- File Size: 2893 KB
- Print Length: 370 pages
- Publisher: Metasagas Press; 1 edition (June 1, 2016)
- Publication Date: June 1, 2016
- Sold by: Amazon Digital Services LLC
- Language: English
- ASIN: B01D55N972
- Text-to-Speech: Enabled
- Word Wise: Enabled
- Lending: Enabled
- Amazon Best Sellers Rank: #520,579 Paid in Kindle Store (See Top 100 Paid in Kindle Store)
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Top Customer Reviews
I also like how the editor went for a variety of protagonists and writing styles, some first person some third. Great representation--from convict/space pirate to recent mom with a virus that's affecting her implants, causing her vision to go wonky. There's something for everyone in Futuristica.
These are some fine stories, and I'm honestly flattered to be in such good company. Although the authors are not yet well known, I have a feeling that many of them eventually will be.
This is just the kind of science fiction I like: fresh ideas interestingly and competently explored, in a way that leaves you both thought-provoked and emotionally moved (sometimes disturbed). A few are funny; a few are horrific; most of them are just straight-out engaging. When they use tropes, and sometimes they do, they often twist them or mash them up in unexpected ways, and a good many of them combine more than one near-future or current technology trend.
A couple did break my suspension of disbelief. Daryna Yakusha, in "Felis Helianthus", shows us an Internet without cat photos, for example. I'm actually kidding about that one, but Robert Lowell Russell's closing mecha-mercenaries story, "Love That Easy Money", gave me a few fridge moments, and the more I thought about it the more plot holes it seemed to have. That's not to say it wasn't moving, in its own way.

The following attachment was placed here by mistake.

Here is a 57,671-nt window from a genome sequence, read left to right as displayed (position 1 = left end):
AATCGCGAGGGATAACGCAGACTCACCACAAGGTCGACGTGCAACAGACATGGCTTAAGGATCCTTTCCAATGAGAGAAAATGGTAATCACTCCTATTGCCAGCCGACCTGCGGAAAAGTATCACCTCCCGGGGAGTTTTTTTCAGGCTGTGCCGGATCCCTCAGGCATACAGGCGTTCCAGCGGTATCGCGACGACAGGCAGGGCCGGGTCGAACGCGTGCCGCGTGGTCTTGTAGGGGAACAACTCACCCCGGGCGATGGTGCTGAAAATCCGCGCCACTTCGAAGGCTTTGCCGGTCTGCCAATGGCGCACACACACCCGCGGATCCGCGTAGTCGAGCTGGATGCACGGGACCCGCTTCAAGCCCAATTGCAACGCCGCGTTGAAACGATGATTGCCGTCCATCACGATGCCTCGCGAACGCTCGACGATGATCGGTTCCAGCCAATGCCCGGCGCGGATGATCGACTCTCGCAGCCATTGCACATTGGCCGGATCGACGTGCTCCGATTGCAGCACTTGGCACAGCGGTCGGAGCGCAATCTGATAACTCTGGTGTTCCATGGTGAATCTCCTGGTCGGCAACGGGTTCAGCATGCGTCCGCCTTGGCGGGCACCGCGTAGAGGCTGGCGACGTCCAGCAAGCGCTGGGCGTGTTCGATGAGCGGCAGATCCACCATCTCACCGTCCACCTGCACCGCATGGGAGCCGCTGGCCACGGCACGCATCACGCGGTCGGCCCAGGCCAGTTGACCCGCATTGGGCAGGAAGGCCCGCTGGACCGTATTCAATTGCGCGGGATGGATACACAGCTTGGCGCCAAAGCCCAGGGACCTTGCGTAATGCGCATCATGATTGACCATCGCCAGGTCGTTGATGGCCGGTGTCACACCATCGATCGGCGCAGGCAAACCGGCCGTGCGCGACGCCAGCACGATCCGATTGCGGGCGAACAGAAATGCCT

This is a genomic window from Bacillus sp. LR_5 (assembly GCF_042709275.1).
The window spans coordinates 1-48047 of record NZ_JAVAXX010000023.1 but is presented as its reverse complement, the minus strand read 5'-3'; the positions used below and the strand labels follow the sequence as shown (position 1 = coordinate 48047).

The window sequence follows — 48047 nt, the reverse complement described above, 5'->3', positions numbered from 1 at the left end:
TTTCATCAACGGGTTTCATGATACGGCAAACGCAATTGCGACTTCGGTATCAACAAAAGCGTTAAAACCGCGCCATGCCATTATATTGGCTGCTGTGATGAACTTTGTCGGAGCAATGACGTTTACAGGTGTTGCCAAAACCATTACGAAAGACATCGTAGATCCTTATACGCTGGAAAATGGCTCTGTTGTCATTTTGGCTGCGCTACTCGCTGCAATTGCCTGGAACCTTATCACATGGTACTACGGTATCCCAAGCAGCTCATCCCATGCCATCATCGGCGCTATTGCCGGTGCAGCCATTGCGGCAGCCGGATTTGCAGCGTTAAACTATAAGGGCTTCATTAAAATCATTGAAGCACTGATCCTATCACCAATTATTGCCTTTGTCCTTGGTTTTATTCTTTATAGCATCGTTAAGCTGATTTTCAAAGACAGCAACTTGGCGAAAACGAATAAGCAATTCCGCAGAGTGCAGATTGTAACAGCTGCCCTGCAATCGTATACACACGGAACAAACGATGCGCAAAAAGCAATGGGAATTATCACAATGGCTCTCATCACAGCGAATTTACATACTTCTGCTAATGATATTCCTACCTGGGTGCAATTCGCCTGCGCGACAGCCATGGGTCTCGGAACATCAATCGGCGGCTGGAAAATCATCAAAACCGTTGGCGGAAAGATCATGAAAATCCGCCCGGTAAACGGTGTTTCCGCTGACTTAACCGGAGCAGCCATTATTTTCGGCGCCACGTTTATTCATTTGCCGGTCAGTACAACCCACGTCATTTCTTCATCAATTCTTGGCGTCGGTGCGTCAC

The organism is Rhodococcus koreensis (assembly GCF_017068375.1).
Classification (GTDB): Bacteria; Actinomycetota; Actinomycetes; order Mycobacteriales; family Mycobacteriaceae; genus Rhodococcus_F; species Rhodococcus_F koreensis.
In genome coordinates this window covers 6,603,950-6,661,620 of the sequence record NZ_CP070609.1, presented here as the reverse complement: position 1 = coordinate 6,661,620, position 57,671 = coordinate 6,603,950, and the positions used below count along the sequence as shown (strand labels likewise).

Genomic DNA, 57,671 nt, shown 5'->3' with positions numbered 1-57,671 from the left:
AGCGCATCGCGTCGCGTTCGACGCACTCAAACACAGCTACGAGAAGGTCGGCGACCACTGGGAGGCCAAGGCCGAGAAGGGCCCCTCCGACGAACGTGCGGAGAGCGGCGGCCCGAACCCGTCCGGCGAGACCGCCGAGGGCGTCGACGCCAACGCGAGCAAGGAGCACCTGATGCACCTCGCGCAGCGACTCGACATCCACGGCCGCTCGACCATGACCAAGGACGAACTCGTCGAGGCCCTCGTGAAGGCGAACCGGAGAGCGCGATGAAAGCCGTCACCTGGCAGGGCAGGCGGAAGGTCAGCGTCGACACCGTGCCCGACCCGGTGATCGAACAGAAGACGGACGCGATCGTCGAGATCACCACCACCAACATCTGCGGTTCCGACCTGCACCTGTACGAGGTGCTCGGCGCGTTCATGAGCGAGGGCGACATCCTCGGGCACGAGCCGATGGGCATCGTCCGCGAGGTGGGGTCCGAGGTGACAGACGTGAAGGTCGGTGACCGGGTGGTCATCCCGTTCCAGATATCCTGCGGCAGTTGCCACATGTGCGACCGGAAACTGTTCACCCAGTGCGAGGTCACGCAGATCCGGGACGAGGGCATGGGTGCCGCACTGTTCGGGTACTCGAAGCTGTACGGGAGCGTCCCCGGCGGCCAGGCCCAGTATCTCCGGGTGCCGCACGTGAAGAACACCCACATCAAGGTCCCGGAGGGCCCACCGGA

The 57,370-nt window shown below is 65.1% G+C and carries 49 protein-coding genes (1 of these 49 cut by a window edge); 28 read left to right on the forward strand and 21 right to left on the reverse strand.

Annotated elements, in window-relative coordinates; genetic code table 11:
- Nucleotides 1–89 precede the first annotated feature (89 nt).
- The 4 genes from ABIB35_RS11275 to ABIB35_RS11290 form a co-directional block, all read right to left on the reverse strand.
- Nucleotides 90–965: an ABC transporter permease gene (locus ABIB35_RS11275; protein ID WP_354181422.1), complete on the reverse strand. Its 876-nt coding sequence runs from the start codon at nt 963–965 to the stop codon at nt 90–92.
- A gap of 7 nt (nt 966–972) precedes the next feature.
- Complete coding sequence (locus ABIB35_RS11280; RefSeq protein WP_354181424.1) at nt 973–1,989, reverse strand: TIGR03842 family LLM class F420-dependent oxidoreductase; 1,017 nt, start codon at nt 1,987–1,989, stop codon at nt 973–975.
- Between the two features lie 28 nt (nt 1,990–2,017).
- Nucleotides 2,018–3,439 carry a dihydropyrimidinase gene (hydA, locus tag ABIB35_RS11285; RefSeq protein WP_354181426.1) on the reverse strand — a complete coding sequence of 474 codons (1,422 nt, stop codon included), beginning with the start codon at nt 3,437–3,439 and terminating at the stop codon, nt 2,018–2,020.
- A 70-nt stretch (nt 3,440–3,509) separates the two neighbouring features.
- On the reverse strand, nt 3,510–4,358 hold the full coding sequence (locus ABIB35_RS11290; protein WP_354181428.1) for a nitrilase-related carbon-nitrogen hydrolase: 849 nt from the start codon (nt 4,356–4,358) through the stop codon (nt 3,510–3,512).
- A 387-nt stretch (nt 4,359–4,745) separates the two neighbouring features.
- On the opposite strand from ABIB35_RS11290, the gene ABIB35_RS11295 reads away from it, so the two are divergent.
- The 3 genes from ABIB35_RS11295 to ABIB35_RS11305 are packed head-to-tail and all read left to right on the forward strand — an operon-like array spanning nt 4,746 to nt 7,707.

A lot of the stories show us futures where people are struggling, often because of climate change. Megan Chaudhuri's "Sterile Technique", for example, takes themes of vat-grown meat and infectious prions and places it within a story of human struggle, love, family, conflict and working for difficult employers. James Beamon's "Whole Lives in Hammered Fragments" takes tropes that have seen more use than most of those in the other stories - poor asteroid miners exploited by corporations, rebellion of the space colonies against Earth - and does something fresh with them, again bringing family in as a strong theme. Then we get the humorous "End of My Rope" by Holly Schofield, which is literally about herding cats (and space trade with difficult aliens, and intelligence enhancement).
Patrice Sarath's "Murder on the Hohmann" is in the mould of classic murder-on-the-isolated-transport stories, whether that transport is an oceangoing ship or the Orient Express. But it has a clever twist, which takes the mystery trope of "everyone has something to hide that makes them a suspect" in a fresh direction.